Guys, I’ve never been able to keep plants indoors for a long time. It’s not that I can’t keep them alive, it’s more like my allergies end up begging for mercy. (Yes, it may seem like I’m allergic to everything … but dust, cats, and plants pretty much sum it up for me.)
But, I finally found a plant that I can tolerate and it turns out that this plant is SUPER HEALTHY for indoor air because it cleans the air and releases oxygen. Yes!!!!
Warning, if you go to a plant nursery, there is a 50/50 chance that they will know what you’re talking about if you ask for a snake plant. I found a huge selection at Home Depot (and no, this isn’t sponsored by them) and none at Lowe’s or Walmart or Kroger or Sam’s Club (and yes, I’ve looked at all those places). I also saw some small ones last time I was at IKEA, so I plan to snag those for my kids’ rooms when I go back.
Why Snake Plants are AWESOME:
- They are super sturdy and hard-to-kill plants. They prefer their soil to be on the dry side, so you only need to water them every couple of weeks. Yep!!!
- They don’t need a ton of light so you don’t have to have a place right in front of a window for them. You can put them in a room where they get some indirect sunlight and they’re fine.
- They look good. I love their long shiny leaves!
- Snake plants clean the air! They absorb excessive amounts of carbon monoxide and releases oxygen. It also filters other things out of the air like benzene, xylene, trichloroethylene, and formaldehyde. Not bad, right?!
What about my dog?
Before I put my largest snake plant on the floor, I had to check into its toxicity. While our dogs should NOT eat our snake plants, the level of toxins is relatively low. If my dog eats it, she would most likely end up with an upset stomach, but it would not be lethal. My dog was curious about my Snake plant by my front door at first, but she leaves it alone now.
I put them all over … and I still want more!
You already saw the snake plant on my dining room table, and by my front door, but I also have one on my mantel and in my bedroom.
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My next ones will be in my kids’ rooms because the plants release oxygen at night – so good for us! I am so obsessed with Snake Plants. In my opinion, they are definitely the best house plant EVER.
What is your favorite house plant? Do you have a snake plant?
From my home to yours,
Mary Johanson… please be aware… this plant is toxic to dogs & cats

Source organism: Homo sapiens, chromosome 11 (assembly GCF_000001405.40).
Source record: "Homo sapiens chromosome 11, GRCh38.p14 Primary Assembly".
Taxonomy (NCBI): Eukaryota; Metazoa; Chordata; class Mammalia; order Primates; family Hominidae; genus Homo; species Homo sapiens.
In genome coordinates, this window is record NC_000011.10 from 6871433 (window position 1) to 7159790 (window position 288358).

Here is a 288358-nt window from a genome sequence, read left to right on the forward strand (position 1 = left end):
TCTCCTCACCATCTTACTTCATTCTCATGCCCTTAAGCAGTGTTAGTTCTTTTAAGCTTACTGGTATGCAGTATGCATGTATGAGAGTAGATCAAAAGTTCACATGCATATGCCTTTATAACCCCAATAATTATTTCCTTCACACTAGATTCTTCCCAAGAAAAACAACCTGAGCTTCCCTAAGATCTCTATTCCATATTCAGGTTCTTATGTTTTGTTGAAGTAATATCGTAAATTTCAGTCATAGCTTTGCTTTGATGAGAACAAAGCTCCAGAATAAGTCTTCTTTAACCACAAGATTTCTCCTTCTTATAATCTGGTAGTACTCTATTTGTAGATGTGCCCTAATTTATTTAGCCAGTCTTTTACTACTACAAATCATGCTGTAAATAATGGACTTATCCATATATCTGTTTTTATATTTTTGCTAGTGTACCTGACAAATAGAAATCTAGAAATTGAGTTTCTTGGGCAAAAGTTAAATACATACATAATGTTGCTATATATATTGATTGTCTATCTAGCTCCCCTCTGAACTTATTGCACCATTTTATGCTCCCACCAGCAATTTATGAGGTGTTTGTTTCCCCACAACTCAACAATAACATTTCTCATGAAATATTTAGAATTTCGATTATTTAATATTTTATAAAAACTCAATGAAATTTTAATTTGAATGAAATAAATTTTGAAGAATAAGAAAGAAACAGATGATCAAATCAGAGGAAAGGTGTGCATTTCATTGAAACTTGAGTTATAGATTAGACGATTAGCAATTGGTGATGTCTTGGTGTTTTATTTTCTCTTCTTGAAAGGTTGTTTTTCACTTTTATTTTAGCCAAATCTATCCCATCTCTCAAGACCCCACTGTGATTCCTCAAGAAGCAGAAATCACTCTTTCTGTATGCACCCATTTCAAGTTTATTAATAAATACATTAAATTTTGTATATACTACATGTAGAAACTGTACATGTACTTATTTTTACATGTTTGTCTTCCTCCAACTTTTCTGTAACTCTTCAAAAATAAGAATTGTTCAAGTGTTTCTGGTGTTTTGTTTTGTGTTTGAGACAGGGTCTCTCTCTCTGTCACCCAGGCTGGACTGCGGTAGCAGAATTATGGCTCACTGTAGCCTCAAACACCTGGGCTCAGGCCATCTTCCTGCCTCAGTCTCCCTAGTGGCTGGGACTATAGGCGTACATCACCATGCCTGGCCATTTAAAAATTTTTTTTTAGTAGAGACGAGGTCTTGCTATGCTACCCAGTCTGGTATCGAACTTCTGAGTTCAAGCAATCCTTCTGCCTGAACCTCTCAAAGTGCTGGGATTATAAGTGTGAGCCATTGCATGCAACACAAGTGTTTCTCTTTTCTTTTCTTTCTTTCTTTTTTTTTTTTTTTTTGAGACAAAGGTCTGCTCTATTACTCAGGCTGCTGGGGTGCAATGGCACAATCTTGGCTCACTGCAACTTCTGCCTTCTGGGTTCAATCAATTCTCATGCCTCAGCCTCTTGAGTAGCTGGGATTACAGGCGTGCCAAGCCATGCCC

Additional Common Names: Golden Bird’s Nest, Mother-in-Law’s Tongue, Good Luck Plant
Scientific Name: Sansevieria trifasciata
Toxicity: Toxic to Dogs, Toxic to Cats
Toxic Principles: Saponins
Clinical Signs: Nausea, vomiting, diarrhea.
If you suspect your pet may have ingested a potentially toxic substance, call the APCC at (888) 426-4435 or contact your local veterinarian as soon as possible.*
I love your heart for animals! As far as I understand it, it may upset an animals stomach, but it wouldn’t kill them. I’ll keep an eye out for Cookie. 🙂
I don’t know if I can name just ONE favorite houseplant. We have a ficus tree that we bought with money given to us as wedding presents, it’s 26 years old. We have a philodendron that dates back to my husband’s college years. I have several Christmas Cacti that date back to my Grandma (my Mom’s mom) and my Great Grandma (my Dad’s grandmother).
That is amazing! I would love to have plants with so much history!!! A ficus tree sounds really cool.
Cheryl Cottle says
Snake Plants (or, as my mother and grandmother used to call them – Mother-in-law Tongues) absolutely LOVE to be root bound! Yet, another reason to love them – they don’t require a lot of water (in fact, take care NOT to waterlog them), don’t require a lot of light, AND you don’t have to keep repotting them into larger pots!
If they’re happy and have been allowed to become root bound, they may reward you with tiny white flowers. Not to worry, there’s no scent.
I’m learning just how much I can ignore watering them. These are the easiest plants ever and so pretty! I’m still loving them. Thanks for your helpful hints. 🙂
I have little snake plants growing from my original plant. Should I take them out and repot them?
Snake plants like being root-bound, so feel free to let the babies grow up right next to the other ones. At some point you can separate them and make more, but only when you want to.